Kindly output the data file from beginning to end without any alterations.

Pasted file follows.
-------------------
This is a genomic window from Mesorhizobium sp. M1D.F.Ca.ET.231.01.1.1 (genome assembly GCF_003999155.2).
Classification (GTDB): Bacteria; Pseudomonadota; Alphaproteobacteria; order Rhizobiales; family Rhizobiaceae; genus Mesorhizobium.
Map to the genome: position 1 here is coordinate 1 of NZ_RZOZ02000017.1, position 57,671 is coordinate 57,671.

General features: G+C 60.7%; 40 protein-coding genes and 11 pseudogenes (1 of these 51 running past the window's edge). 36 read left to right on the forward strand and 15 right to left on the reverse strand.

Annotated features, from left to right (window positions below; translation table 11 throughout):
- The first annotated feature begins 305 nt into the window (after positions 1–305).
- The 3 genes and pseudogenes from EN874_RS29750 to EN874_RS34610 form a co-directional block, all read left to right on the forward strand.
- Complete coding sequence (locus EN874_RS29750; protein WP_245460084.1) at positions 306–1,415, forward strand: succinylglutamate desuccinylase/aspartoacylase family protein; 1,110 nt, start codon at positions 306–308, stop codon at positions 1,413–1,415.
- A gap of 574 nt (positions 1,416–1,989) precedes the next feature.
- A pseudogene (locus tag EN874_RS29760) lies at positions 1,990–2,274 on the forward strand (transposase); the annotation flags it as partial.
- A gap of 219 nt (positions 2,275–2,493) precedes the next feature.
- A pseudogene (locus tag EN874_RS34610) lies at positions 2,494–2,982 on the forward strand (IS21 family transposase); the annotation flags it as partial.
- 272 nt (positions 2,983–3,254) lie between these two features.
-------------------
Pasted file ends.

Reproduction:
This is a genomic window from Mesorhizobium sp. M1D.F.Ca.ET.231.01.1.1 (genome assembly GCF_003999155.2).
Classification (GTDB): Bacteria; Pseudomonadota; Alphaproteobacteria; order Rhizobiales; family Rhizobiaceae; genus Mesorhizobium.
Map to the genome: position 1 here is coordinate 1 of NZ_RZOZ02000017.1, position 57,671 is coordinate 57,671.

General features: G+C 60.7%; 40 protein-coding genes and 11 pseudogenes (1 of these 51 running past the window's edge). 36 read left to right on the forward strand and 15 right to left on the reverse strand.

Annotated features, from left to right (window positions below; translation table 11 throughout):
- The first annotated feature begins 305 nt into the window (after positions 1–305).
- The 3 genes and pseudogenes from EN874_RS29750 to EN874_RS34610 form a co-directional block, all read left to right on the forward strand.
- Complete coding sequence (locus EN874_RS29750; protein WP_245460084.1) at positions 306–1,415, forward strand: succinylglutamate desuccinylase/aspartoacylase family protein; 1,110 nt, start codon at positions 306–308, stop codon at positions 1,413–1,415.
- A gap of 574 nt (positions 1,416–1,989) precedes the next feature.
- A pseudogene (locus tag EN874_RS29760) lies at positions 1,990–2,274 on the forward strand (transposase); the annotation flags it as partial.
- A gap of 219 nt (positions 2,275–2,493) precedes the next feature.
- A pseudogene (locus tag EN874_RS34610) lies at positions 2,494–2,982 on the forward strand (IS21 family transposase); the annotation flags it as partial.
- 272 nt (positions 2,983–3,254) lie between these two features.